Just-Doing-That-Moon: Everyday Magic, Day 893

Snow, do you forsake the forsythia?

This land’s Osage Indians, like many tribal people, named each month for its ecological context, bestowing upon March the name of “Just-Doing-That Moon” If it rains, it’s just doing that. If it tornadoes, it’s just doing that. If it’s crazy wind and wildly hot, it’s just doing that, and if it snows, it’s of course just doing that.

Today, after a week of thunder storms, hot and wild wind, balmy breezes, and an explosion of magnolia, daffodil, hyacinth, forsythia, and all manner of blooming trees, it’s time for snow. Here is a poem I wrote about this stretch of the season from my book Landed:

Just-Doing-That-Moon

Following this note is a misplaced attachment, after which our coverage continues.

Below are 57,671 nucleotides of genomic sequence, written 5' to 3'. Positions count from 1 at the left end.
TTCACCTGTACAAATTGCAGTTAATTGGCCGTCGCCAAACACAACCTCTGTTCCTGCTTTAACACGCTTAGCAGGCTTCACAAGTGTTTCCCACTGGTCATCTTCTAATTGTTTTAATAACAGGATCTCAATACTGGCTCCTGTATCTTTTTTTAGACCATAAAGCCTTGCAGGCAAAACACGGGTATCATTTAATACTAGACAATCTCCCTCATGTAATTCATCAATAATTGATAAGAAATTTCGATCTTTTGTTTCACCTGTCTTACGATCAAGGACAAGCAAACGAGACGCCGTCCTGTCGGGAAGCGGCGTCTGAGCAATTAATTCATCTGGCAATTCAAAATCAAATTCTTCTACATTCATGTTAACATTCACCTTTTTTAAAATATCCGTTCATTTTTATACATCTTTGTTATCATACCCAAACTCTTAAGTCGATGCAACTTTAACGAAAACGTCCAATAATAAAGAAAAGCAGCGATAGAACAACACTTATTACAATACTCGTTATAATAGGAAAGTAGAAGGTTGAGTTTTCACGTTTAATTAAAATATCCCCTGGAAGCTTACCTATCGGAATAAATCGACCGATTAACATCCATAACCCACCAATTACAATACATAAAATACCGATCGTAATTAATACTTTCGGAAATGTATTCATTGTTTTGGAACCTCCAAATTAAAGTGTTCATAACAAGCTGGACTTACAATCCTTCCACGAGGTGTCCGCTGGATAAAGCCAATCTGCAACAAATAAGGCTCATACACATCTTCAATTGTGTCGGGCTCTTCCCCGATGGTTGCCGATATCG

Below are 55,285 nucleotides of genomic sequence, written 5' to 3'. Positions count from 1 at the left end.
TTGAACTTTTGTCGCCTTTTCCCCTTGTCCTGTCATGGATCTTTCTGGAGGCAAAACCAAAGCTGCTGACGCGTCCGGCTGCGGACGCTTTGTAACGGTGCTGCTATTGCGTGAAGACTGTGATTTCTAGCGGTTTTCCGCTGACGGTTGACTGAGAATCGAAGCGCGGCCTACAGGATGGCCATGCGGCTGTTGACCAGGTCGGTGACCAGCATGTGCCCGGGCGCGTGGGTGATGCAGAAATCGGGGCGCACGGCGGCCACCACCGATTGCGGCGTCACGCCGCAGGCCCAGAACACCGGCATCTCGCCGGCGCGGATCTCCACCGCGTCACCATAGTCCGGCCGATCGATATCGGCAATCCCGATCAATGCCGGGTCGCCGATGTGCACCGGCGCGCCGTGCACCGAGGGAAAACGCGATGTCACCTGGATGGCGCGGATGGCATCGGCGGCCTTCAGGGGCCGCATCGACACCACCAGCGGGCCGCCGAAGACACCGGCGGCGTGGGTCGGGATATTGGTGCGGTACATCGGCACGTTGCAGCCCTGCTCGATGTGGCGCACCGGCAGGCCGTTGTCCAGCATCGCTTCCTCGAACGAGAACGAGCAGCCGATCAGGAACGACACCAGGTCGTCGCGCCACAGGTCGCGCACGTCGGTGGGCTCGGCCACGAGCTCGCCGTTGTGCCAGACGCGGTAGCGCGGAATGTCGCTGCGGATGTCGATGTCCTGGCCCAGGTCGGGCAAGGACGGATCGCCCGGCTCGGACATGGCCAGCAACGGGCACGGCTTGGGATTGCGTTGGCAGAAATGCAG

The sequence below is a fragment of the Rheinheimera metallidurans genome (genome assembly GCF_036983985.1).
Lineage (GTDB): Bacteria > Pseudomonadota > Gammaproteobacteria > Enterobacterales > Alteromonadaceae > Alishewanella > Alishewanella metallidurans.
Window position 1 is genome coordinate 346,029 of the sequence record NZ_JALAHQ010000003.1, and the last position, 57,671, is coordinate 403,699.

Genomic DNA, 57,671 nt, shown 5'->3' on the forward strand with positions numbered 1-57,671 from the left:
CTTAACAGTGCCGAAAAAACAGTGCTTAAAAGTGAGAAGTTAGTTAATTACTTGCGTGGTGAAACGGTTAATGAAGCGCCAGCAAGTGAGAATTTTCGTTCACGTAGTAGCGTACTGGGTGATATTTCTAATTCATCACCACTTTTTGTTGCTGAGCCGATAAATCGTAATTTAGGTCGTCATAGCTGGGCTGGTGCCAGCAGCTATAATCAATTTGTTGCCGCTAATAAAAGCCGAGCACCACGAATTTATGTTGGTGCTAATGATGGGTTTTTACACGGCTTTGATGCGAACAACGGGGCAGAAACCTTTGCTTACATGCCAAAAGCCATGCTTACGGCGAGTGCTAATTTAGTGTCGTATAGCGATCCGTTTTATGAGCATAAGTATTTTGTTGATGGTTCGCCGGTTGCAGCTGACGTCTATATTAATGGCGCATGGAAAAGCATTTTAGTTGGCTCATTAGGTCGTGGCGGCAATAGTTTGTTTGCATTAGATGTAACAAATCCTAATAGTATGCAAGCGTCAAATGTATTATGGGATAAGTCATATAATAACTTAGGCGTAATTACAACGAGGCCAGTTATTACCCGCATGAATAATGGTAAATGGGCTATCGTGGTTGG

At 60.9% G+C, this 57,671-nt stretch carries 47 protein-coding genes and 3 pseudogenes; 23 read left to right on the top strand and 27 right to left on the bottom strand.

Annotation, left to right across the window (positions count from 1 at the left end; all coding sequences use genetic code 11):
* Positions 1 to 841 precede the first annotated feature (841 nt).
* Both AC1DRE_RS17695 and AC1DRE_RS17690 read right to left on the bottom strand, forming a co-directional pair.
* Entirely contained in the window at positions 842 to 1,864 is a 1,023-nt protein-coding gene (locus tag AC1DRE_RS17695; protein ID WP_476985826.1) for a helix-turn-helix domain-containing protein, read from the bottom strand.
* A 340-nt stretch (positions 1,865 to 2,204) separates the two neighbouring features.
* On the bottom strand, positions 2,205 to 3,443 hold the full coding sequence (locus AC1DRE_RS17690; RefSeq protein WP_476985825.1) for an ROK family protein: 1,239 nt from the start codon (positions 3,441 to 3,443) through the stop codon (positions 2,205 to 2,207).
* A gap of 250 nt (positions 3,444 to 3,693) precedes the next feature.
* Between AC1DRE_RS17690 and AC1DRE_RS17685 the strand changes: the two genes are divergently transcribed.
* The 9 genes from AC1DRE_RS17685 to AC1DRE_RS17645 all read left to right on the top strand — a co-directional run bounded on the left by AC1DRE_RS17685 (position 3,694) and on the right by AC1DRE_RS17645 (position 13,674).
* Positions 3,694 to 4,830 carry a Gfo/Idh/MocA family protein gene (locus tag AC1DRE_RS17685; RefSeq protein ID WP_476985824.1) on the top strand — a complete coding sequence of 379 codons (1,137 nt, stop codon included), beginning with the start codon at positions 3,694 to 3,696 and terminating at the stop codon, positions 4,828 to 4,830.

The cupboards licked clean by grief,

I open the front door anyway.

Ice wind, hot sun – too much or too little.

I close the door.

Give me an hour, and the cupboards

fill again with cans and boxes ready

to warm the belly, add weight

to the thin blue glass dinner plates

while the wind turns balmy,

the sky seamlessly white,

both of which scour the ground

which wants something planted

but not just yet.

Close my eyes, the dreams bleed

and quicken, just like this March weather:

a rush overhead as if the bare sycamore

is a canopy of faces, all the ancestors

at their tea party. Open my eyes,

and I can’t remember anything

but this old dog grief, chasing rabbits

Yup, the blossoming peach tree

in his sleep, always hungry.

When I open the night door to the

Just-doing-that moon, I forget all but

the surprise of snow at midnight

that falls so lightly, it can rest on

the lip of the first daffodil.

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